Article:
4GMKII gearbox

Finally got there

That’s right, the gears are finally boxed and another small step towards bike completion. In the end, it was not as tricky as I expected getting the kickstart case cover back together. Once again, the logic of the Burman engineers back in the early 1950s made my life much easier today. To be honest, there was one small SNAFU that tripped me up for a time. I just finished screwing the kickstart case back on, stepped back to admire my handiwork and cr@p! Of course it was going too well when I noticed that I had missed the clutch operating arm plunger.

Burman clutch engagement arm

The missing link

Burman gearbox overhaul

I thought I had it this time

Tech tip

Draganfly Roger’s newsletter tech tip a couple of months back involved putting gaskets on wet to make subsequent removal easier. Yay for Roger! The case came away easily enough, thankfully. I was then able to feed the wayward plunger back in with a pair of long nosed pliers. 10 minutes later, I was back to admiring my handiwork.

Winter warmth

I thought that fitting the kickstart return spring was going to be the trickiest part. While it was a little fiddly, in the end, I was able slip the spring over the locating pin using long nosed pliers, and the spring pretty much self-located as the cover went back on. The hardest part was actually that the time of day meant the sun was streaming in through the garage window. Not only was I looking into the glare while fitting the fiddly parts, I was also sweating like crazy. Gotta love Queensland winters!!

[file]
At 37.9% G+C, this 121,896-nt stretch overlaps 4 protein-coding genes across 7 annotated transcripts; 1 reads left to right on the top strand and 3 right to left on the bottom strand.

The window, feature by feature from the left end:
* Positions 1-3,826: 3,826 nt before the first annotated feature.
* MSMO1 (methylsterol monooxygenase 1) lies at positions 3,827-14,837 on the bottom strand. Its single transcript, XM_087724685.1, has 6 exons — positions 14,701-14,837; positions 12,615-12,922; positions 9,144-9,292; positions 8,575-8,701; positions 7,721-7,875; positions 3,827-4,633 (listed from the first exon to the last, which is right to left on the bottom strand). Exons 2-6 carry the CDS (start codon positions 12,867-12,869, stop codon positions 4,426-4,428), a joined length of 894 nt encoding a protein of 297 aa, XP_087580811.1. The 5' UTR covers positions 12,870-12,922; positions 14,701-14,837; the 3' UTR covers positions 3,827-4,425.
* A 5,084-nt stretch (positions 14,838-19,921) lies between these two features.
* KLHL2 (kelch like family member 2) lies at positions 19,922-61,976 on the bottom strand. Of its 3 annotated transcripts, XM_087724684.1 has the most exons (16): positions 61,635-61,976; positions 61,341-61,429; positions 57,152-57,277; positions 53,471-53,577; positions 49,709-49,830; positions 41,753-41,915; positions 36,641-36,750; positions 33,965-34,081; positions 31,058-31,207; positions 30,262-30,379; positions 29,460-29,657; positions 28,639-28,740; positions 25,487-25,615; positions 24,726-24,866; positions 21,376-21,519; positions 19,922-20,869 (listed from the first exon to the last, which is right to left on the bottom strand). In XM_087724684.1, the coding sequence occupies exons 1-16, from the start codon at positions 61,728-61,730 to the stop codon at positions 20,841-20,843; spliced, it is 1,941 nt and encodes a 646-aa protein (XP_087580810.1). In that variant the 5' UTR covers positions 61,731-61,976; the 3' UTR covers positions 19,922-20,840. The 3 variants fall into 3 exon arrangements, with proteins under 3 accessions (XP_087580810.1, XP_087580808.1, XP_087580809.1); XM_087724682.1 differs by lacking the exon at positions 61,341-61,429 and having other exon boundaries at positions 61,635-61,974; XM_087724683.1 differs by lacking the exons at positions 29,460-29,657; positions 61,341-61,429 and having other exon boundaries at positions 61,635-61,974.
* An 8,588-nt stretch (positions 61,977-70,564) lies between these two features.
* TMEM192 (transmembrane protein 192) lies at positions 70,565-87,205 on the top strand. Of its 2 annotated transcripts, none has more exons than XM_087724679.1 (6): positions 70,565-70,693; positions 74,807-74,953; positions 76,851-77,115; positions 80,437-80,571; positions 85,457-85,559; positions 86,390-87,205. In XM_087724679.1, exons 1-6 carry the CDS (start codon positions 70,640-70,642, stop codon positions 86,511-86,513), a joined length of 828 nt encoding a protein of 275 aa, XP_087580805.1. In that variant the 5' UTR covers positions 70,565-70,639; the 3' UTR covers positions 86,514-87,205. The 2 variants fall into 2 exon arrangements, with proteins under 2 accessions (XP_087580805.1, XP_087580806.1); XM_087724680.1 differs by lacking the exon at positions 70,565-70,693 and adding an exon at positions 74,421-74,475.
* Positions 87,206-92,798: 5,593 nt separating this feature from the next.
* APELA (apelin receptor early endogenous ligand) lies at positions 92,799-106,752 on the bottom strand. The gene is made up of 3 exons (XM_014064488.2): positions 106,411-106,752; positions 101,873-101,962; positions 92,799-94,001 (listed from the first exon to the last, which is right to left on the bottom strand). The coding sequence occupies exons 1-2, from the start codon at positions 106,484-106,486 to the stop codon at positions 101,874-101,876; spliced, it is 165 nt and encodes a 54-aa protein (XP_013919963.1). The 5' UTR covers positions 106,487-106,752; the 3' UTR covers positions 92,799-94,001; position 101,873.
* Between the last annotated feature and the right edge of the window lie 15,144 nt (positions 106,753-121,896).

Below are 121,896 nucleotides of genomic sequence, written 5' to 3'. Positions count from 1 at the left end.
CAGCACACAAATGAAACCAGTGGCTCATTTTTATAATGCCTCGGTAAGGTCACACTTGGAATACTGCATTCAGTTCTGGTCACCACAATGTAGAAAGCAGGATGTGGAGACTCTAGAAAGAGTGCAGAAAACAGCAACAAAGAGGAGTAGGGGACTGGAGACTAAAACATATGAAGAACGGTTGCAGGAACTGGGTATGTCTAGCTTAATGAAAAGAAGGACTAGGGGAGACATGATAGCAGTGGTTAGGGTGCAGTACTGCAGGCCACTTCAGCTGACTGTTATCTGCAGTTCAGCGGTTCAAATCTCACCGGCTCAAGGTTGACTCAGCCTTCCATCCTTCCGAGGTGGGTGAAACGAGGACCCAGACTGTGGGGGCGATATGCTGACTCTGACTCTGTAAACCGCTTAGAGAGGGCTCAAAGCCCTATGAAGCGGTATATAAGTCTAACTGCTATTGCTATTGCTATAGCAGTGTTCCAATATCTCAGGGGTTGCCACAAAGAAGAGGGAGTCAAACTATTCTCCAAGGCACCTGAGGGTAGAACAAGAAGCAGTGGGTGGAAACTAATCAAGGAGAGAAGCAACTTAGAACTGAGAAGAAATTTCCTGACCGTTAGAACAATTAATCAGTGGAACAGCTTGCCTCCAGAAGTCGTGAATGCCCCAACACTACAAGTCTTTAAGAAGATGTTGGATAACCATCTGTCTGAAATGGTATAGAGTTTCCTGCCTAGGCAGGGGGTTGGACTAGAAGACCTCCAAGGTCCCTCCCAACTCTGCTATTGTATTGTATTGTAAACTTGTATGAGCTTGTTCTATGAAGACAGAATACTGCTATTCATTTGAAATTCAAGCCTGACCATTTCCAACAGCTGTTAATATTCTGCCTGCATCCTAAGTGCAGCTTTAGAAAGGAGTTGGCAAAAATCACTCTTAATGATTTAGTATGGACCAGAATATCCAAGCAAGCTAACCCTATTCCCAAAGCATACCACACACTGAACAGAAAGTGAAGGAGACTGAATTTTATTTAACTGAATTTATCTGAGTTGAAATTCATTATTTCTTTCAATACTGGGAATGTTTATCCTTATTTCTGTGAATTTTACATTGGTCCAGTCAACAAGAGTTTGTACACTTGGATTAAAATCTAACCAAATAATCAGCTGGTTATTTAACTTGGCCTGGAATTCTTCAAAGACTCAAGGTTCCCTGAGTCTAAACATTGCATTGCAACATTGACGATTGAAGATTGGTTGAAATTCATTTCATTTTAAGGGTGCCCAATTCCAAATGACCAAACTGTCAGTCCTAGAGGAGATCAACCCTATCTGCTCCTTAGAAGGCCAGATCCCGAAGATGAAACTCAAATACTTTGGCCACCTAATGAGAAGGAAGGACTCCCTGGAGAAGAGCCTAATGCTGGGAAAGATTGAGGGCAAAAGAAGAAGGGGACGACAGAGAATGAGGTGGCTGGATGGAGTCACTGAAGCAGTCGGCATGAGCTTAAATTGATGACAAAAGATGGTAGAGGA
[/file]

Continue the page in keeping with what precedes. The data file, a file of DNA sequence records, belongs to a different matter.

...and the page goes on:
Parts dept

The Burman GB gearbox is ticked off and packed away. Time now to clean up my work area in preparation for the next task. I also spent some time checking my parts inventory. I have been making a point of purchasing parts every month whether I needed them at that time or not. The result of this is that I have a stack of Draganfly freight bags each with mixture of parts in them. By tidying my parts stock, I was able to confirm that I had what I thought I should have and also able sort my parts into a logical order.

Next steps

I thought that I had a win with the mystery of the royal blue paint. Draganfly suggested that there was a blue option colour and that Aus police ordered blue ones in 1956. I understand that these were Wedgewood Blue as used on the 1954 models. Somebody please correct me if I am wrong on this. Also, my bike was ex UK so was not used as a police bike. Not in Australia at any rate. This leaves me still in the dark regarding my dark blue bike. It is also inching me closer to getting those suspension bushes fitted so that I can get some paint on the frame and at least make it look like progress.  

Painting parts

The paint tree booth



Completed Burman

Ready to install